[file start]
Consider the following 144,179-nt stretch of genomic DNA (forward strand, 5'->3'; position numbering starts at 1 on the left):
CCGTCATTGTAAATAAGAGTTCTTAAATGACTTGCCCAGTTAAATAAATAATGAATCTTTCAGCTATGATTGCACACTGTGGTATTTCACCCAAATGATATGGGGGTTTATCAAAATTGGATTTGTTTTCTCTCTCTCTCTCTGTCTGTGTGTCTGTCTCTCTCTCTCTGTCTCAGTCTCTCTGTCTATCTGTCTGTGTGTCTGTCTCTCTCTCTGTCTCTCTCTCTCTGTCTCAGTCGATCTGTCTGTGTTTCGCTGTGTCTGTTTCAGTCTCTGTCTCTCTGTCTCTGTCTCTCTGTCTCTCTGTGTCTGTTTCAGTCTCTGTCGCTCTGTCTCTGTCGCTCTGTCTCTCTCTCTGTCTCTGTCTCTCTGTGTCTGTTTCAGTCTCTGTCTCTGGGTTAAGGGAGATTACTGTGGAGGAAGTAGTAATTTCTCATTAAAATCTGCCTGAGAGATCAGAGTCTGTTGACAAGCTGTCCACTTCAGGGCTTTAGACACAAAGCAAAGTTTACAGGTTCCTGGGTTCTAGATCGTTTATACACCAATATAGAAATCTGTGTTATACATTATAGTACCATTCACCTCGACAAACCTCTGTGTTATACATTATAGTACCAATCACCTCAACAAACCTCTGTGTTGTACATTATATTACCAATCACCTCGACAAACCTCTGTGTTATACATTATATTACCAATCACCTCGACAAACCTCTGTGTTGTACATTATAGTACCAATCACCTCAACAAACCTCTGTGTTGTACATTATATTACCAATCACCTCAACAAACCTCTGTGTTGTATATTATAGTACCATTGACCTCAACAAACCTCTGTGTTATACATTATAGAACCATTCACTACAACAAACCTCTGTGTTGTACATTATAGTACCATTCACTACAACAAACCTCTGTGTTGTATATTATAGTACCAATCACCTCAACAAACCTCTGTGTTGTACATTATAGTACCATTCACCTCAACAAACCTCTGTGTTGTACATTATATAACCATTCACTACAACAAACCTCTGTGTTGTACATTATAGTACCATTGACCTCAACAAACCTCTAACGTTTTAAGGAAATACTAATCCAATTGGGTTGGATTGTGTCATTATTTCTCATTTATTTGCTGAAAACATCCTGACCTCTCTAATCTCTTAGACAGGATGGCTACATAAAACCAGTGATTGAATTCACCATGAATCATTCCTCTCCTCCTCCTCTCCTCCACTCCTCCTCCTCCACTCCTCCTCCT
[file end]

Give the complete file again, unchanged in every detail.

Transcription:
Consider the following 144,179-nt stretch of genomic DNA (forward strand, 5'->3'; position numbering starts at 1 on the left):
CCGTCATTGTAAATAAGAGTTCTTAAATGACTTGCCCAGTTAAATAAATAATGAATCTTTCAGCTATGATTGCACACTGTGGTATTTCACCCAAATGATATGGGGGTTTATCAAAATTGGATTTGTTTTCTCTCTCTCTCTCTGTCTGTGTGTCTGTCTCTCTCTCTCTGTCTCAGTCTCTCTGTCTATCTGTCTGTGTGTCTGTCTCTCTCTCTGTCTCTCTCTCTCTGTCTCAGTCGATCTGTCTGTGTTTCGCTGTGTCTGTTTCAGTCTCTGTCTCTCTGTCTCTGTCTCTCTGTCTCTCTGTGTCTGTTTCAGTCTCTGTCGCTCTGTCTCTGTCGCTCTGTCTCTCTCTCTGTCTCTGTCTCTCTGTGTCTGTTTCAGTCTCTGTCTCTGGGTTAAGGGAGATTACTGTGGAGGAAGTAGTAATTTCTCATTAAAATCTGCCTGAGAGATCAGAGTCTGTTGACAAGCTGTCCACTTCAGGGCTTTAGACACAAAGCAAAGTTTACAGGTTCCTGGGTTCTAGATCGTTTATACACCAATATAGAAATCTGTGTTATACATTATAGTACCATTCACCTCGACAAACCTCTGTGTTATACATTATAGTACCAATCACCTCAACAAACCTCTGTGTTGTACATTATATTACCAATCACCTCGACAAACCTCTGTGTTATACATTATATTACCAATCACCTCGACAAACCTCTGTGTTGTACATTATAGTACCAATCACCTCAACAAACCTCTGTGTTGTACATTATATTACCAATCACCTCAACAAACCTCTGTGTTGTATATTATAGTACCATTGACCTCAACAAACCTCTGTGTTATACATTATAGAACCATTCACTACAACAAACCTCTGTGTTGTACATTATAGTACCATTCACTACAACAAACCTCTGTGTTGTATATTATAGTACCAATCACCTCAACAAACCTCTGTGTTGTACATTATAGTACCATTCACCTCAACAAACCTCTGTGTTGTACATTATATAACCATTCACTACAACAAACCTCTGTGTTGTACATTATAGTACCATTGACCTCAACAAACCTCTAACGTTTTAAGGAAATACTAATCCAATTGGGTTGGATTGTGTCATTATTTCTCATTTATTTGCTGAAAACATCCTGACCTCTCTAATCTCTTAGACAGGATGGCTACATAAAACCAGTGATTGAATTCACCATGAATCATTCCTCTCCTCCTCCTCTCCTCCACTCCTCCTCCTCCACTCCTCCTCCT